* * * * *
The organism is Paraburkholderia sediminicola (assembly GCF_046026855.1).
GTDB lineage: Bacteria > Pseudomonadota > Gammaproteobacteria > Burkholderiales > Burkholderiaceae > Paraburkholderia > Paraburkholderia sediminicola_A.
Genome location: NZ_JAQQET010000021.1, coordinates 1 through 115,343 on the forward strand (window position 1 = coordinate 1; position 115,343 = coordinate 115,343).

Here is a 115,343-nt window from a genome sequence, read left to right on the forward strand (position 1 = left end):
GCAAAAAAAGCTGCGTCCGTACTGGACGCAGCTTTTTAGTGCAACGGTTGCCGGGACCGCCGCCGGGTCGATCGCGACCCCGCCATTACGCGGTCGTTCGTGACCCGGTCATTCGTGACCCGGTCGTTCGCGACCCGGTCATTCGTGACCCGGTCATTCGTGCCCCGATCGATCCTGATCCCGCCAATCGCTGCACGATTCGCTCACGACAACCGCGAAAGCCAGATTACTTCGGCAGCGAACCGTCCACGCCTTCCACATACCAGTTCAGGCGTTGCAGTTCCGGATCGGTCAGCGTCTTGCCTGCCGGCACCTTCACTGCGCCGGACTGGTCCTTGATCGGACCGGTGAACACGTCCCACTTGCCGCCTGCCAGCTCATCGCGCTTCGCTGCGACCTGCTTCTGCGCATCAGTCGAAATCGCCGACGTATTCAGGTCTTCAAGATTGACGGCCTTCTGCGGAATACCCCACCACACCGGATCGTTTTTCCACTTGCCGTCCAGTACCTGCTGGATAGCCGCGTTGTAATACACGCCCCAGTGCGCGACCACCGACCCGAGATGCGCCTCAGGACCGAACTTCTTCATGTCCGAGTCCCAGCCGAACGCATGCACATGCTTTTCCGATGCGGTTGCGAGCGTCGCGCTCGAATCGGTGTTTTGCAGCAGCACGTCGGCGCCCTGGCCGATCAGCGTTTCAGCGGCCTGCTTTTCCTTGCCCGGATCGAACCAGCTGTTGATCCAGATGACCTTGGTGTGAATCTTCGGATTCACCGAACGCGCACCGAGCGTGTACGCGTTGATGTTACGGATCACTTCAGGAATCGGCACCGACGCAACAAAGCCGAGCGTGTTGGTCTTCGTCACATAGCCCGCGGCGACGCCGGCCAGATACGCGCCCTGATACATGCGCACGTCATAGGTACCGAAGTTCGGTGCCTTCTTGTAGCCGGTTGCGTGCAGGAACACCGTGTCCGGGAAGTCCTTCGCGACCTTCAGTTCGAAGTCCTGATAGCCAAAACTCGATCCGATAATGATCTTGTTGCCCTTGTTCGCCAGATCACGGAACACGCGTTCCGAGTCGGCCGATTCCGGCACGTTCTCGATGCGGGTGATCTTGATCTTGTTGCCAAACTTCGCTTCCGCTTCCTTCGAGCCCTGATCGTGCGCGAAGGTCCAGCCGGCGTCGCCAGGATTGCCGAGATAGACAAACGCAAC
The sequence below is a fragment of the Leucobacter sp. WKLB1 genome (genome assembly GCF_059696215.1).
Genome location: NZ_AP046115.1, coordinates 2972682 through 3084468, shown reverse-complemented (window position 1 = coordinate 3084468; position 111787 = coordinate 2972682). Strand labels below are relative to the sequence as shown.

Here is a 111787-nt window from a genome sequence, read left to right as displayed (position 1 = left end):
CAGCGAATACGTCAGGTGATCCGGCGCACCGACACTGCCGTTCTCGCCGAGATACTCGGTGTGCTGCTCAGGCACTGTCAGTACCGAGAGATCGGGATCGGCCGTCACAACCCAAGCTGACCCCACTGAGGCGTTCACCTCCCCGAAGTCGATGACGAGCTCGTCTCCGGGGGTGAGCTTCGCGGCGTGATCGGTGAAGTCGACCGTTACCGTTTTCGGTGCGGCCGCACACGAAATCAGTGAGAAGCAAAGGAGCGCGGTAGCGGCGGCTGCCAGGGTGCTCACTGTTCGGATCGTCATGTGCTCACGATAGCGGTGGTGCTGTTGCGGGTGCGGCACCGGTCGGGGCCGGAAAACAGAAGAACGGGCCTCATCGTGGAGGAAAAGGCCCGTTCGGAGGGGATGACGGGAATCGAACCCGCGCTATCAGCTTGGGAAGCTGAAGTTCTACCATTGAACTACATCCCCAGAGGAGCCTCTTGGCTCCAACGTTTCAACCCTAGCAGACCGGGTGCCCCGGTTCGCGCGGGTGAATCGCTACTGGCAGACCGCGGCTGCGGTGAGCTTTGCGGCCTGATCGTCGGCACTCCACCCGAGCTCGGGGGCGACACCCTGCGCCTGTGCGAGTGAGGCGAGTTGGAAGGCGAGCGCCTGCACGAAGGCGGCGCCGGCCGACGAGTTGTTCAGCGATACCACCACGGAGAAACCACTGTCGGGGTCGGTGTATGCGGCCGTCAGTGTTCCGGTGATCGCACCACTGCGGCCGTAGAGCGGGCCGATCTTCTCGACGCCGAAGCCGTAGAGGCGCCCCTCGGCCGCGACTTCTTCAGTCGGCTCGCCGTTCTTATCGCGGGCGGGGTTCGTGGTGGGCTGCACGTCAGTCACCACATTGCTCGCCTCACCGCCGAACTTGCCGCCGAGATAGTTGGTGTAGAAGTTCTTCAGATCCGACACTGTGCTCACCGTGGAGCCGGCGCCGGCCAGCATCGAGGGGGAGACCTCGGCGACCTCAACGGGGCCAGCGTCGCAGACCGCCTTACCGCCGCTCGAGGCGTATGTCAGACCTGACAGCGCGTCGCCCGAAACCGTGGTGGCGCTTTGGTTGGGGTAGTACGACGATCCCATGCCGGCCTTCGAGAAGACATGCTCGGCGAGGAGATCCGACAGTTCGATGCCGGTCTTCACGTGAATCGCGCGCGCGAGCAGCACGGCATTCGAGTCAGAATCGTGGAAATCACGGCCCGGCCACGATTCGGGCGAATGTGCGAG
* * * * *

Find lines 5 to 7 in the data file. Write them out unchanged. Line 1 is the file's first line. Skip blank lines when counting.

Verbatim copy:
GCAAAAAAAGCTGCGTCCGTACTGGACGCAGCTTTTTAGTGCAACGGTTGCCGGGACCGCCGCCGGGTCGATCGCGACCCCGCCATTACGCGGTCGTTCGTGACCCGGTCATTCGTGACCCGGTCGTTCGCGACCCGGTCATTCGTGACCCGGTCATTCGTGCCCCGATCGATCCTGATCCCGCCAATCGCTGCACGATTCGCTCACGACAACCGCGAAAGCCAGATTACTTCGGCAGCGAACCGTCCACGCCTTCCACATACCAGTTCAGGCGTTGCAGTTCCGGATCGGTCAGCGTCTTGCCTGCCGGCACCTTCACTGCGCCGGACTGGTCCTTGATCGGACCGGTGAACACGTCCCACTTGCCGCCTGCCAGCTCATCGCGCTTCGCTGCGACCTGCTTCTGCGCATCAGTCGAAATCGCCGACGTATTCAGGTCTTCAAGATTGACGGCCTTCTGCGGAATACCCCACCACACCGGATCGTTTTTCCACTTGCCGTCCAGTACCTGCTGGATAGCCGCGTTGTAATACACGCCCCAGTGCGCGACCACCGACCCGAGATGCGCCTCAGGACCGAACTTCTTCATGTCCGAGTCCCAGCCGAACGCATGCACATGCTTTTCCGATGCGGTTGCGAGCGTCGCGCTCGAATCGGTGTTTTGCAGCAGCACGTCGGCGCCCTGGCCGATCAGCGTTTCAGCGGCCTGCTTTTCCTTGCCCGGATCGAACCAGCTGTTGATCCAGATGACCTTGGTGTGAATCTTCGGATTCACCGAACGCGCACCGAGCGTGTACGCGTTGATGTTACGGATCACTTCAGGAATCGGCACCGACGCAACAAAGCCGAGCGTGTTGGTCTTCGTCACATAGCCCGCGGCGACGCCGGCCAGATACGCGCCCTGATACATGCGCACGTCATAGGTACCGAAGTTCGGTGCCTTCTTGTAGCCGGTTGCGTGCAGGAACACCGTGTCCGGGAAGTCCTTCGCGACCTTCAGTTCGAAGTCCTGATAGCCAAAACTCGATCCGATAATGATCTTGTTGCCCTTGTTCGCCAGATCACGGAACACGCGTTCCGAGTCGGCCGATTCCGGCACGTTCTCGATGCGGGTGATCTTGATCTTGTTGCCAAACTTCGCTTCCGCTTCCTTCGAGCCCTGATCGTGCGCGAAGGTCCAGCCGGCGTCGCCAGGATTGCCGAGATAGACAAACGCAAC
The sequence below is a fragment of the Leucobacter sp. WKLB1 genome (genome assembly GCF_059696215.1).
Genome location: NZ_AP046115.1, coordinates 2972682 through 3084468, shown reverse-complemented (window position 1 = coordinate 3084468; position 111787 = coordinate 2972682). Strand labels below are relative to the sequence as shown.